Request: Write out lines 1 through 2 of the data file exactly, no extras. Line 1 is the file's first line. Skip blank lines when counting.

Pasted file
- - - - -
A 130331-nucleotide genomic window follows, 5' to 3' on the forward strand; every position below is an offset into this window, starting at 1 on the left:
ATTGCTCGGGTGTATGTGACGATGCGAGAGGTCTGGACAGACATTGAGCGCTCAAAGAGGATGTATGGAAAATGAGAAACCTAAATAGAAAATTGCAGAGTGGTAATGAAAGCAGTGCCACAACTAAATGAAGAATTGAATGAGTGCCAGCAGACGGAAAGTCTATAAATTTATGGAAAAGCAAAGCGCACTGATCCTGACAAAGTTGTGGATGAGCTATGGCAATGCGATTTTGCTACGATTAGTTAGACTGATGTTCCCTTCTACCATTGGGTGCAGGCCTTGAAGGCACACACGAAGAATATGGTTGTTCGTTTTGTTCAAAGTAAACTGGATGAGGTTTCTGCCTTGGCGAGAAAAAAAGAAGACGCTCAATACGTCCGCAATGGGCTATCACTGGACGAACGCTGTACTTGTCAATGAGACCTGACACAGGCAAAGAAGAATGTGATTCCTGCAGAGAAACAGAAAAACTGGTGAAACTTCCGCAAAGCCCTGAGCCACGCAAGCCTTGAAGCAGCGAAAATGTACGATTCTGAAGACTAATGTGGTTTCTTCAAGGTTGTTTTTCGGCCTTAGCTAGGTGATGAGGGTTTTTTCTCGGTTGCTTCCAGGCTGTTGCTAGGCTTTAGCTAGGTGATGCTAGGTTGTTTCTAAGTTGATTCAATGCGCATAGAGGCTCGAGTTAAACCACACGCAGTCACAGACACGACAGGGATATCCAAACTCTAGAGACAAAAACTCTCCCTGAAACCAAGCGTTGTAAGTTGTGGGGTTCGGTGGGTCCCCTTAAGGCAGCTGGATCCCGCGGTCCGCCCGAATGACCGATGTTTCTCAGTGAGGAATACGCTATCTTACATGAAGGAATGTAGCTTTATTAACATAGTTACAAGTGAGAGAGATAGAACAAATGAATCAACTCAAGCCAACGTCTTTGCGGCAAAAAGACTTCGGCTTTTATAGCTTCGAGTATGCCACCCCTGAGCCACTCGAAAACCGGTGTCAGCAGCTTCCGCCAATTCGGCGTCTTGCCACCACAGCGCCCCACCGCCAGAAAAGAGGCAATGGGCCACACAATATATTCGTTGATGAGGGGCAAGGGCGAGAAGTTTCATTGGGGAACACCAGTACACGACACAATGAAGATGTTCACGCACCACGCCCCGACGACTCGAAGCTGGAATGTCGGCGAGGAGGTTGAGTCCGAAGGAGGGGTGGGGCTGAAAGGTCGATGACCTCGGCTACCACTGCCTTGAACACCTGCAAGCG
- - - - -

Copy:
A 130331-nucleotide genomic window follows, 5' to 3' on the forward strand; every position below is an offset into this window, starting at 1 on the left:
ATTGCTCGGGTGTATGTGACGATGCGAGAGGTCTGGACAGACATTGAGCGCTCAAAGAGGATGTATGGAAAATGAGAAACCTAAATAGAAAATTGCAGAGTGGTAATGAAAGCAGTGCCACAACTAAATGAAGAATTGAATGAGTGCCAGCAGACGGAAAGTCTATAAATTTATGGAAAAGCAAAGCGCACTGATCCTGACAAAGTTGTGGATGAGCTATGGCAATGCGATTTTGCTACGATTAGTTAGACTGATGTTCCCTTCTACCATTGGGTGCAGGCCTTGAAGGCACACACGAAGAATATGGTTGTTCGTTTTGTTCAAAGTAAACTGGATGAGGTTTCTGCCTTGGCGAGAAAAAAAGAAGACGCTCAATACGTCCGCAATGGGCTATCACTGGACGAACGCTGTACTTGTCAATGAGACCTGACACAGGCAAAGAAGAATGTGATTCCTGCAGAGAAACAGAAAAACTGGTGAAACTTCCGCAAAGCCCTGAGCCACGCAAGCCTTGAAGCAGCGAAAATGTACGATTCTGAAGACTAATGTGGTTTCTTCAAGGTTGTTTTTCGGCCTTAGCTAGGTGATGAGGGTTTTTTCTCGGTTGCTTCCAGGCTGTTGCTAGGCTTTAGCTAGGTGATGCTAGGTTGTTTCTAAGTTGATTCAATGCGCATAGAGGCTCGAGTTAAACCACACGCAGTCACAGACACGACAGGGATATCCAAACTCTAGAGACAAAAACTCTCCCTGAAACCAAGCGTTGTAAGTTGTGGGGTTCGGTGGGTCCCCTTAAGGCAGCTGGATCCCGCGGTCCGCCCGAATGACCGATGTTTCTCAGTGAGGAATACGCTATCTTACATGAAGGAATGTAGCTTTATTAACATAGTTACAAGTGAGAGAGATAGAACAAATGAATCAACTCAAGCCAACGTCTTTGCGGCAAAAAGACTTCGGCTTTTATAGCTTCGAGTATGCCACCCCTGAGCCACTCGAAAACCGGTGTCAGCAGCTTCCGCCAATTCGGCGTCTTGCCACCACAGCGCCCCACCGCCAGAAAAGAGGCAATGGGCCACACAATATATTCGTTGATGAGGGGCAAGGGCGAGAAGTTTCATTGGGGAACACCAGTACACGACACAATGAAGATGTTCACGCACCACGCCCCGACGACTCGAAGCTGGAATGTCGGCGAGGAGGTTGAGTCCGAAGGAGGGGTGGGGCTGAAAGGTCGATGACCTCGGCTACCACTGCCTTGAACACCTGCAAGCG